> SKOS is quite generalised so it can condition how we choose to model our "worlds" in other domains (e.g. do I model my "places" as SKOS Concepts with broader/narrower relations or as spatial things with contains/is-contained-by relations? And so on)
>
> But using SKOS doesn't determine/change the nature of my data structures, or the "lens" I apply to those data structures; it only changes my "world" structures: using SKOS I'm still squarely within the framework of RDF graph and triple data structures. SKOS Concept Schemes and Concepts are just more "things" in the "world", but in terms of how my data about those things is "packaged", SKOS Concept Schemes and Concepts are treated exactly the same as any other thing (a foaf:Person, a bibo:Document, a dcmitype:Collection etc etc etc).
>
> But - with its notions of Description Set, Description and Statement - DCAM does introduce new data structures, or at least (as I prefer to try to think of it) a new "lens on", a new way of looking at and referring to parts of, the RDF graph/triple structure.
>
> In contrast to SKOS, with DCAM, it's not a question of looking at "the world" in a different way. Whether I think of my data as an RDF graph or a DCAM Description Set (or as both, depending on how I'm looking at it!), my "world" is still the same: it has foaf:Persons who author bibo:Documents that are about skos:Concepts that are in skos:ConceptSchemes.
>
> Rather with DCAM, I'm looking at the structure of my _data_ in a different way.
>
> So I'm afraid I'm struggling to grasp the significance of comparing the DCAM to SKOS - at least at the level that comparison seems to be being applied in these discussions. I understood Andy's mention of SKOS on 05/01
>
> https://www.jiscmail.ac.uk/cgi-bin/webadmin?A2=DC-ARCHITECTURE;dc1738b9.1201
>
> to be about the practical usefulness of SKOS, the fact that it addresses a requirement that people have ("how do I represent my thesaurus using RDF?"), not saying that DCAM was something "similar in nature" to SKOS.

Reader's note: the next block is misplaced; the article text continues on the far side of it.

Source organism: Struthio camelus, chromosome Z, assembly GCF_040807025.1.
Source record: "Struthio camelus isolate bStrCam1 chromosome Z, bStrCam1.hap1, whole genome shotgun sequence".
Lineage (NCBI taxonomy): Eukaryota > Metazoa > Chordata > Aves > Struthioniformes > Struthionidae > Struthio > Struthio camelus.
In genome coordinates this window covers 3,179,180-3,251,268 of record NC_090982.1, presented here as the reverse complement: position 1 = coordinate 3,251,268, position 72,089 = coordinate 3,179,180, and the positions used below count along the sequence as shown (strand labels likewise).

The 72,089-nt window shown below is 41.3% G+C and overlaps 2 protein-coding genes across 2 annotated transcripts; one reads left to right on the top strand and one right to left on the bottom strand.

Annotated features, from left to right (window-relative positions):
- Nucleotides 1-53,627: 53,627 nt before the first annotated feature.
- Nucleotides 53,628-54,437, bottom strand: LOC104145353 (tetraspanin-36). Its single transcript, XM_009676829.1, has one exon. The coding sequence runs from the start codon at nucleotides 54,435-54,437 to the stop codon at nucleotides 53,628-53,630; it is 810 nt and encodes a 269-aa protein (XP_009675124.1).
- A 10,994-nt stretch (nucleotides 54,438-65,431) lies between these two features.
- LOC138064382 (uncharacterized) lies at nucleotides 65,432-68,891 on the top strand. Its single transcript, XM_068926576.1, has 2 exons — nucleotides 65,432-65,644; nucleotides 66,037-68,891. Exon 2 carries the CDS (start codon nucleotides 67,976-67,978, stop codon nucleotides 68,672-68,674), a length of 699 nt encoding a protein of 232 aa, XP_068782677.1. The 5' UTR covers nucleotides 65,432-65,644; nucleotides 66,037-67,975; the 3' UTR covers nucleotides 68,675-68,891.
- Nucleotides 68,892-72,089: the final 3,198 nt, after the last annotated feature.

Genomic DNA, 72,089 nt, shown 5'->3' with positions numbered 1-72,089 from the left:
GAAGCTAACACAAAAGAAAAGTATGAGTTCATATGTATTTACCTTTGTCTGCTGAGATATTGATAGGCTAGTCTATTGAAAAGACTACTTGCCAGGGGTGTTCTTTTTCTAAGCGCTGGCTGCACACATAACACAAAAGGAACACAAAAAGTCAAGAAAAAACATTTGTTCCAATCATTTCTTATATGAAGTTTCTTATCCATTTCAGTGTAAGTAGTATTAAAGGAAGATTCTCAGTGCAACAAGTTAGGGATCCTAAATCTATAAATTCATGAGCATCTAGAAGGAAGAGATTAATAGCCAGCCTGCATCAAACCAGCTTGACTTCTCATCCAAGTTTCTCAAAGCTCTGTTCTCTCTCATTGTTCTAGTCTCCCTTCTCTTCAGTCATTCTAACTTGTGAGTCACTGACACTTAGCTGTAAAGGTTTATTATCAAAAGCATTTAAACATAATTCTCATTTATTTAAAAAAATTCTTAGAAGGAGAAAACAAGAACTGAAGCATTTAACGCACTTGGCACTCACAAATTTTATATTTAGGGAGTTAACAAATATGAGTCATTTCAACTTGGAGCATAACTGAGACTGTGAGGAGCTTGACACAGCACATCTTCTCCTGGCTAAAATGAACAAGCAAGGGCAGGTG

>
> Further on in that thread, Kai said on 09/01:
>
> https://www.jiscmail.ac.uk/cgi-bin/webadmin?A2=DC-ARCHITECTURE;1fc1d387.1201
>
>> RDF is not only defined for the representation
>> of metadata, it is so abstract that at the same time, it allows for instance the
>> definition of ConceptSchemes in SKOS. And if there is a need for the
>> definition of a ConceptScheme, I argue that there is a need for the definition
>> of a DescriptionSet, too.
>
> I think this is where I got lost :)
>
> (To me), a SKOS Concept Scheme is just another thing in my "world" (alongside a FOAF person etc), another thing to be named with a URI and described in my data, my graph, using RDF triples.
>
> But a DCAM Description Set is "a thing in my data", not in my "world". Sure, I could name and describe it (just as I could name and describe an RDF graph or an RDF triple) but my main "use" of the Description Set notion is as a way of structuring my data.
>
> So, from my perspective, I can't help feeling that an SKOS Concept Scheme and a DCAM Description Set are very different things, and I'm struggling to grasp why comparing them is useful.
>
> I'm not saying it isn't useful, just that, right now, I don't "get it" :)
>
> Pete
>
> Pete Johnston
> Technical Researcher
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> --
> Bernard Vatant
> Vocabularies & Data Engineering
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> Skype : bernard.vatant
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Jon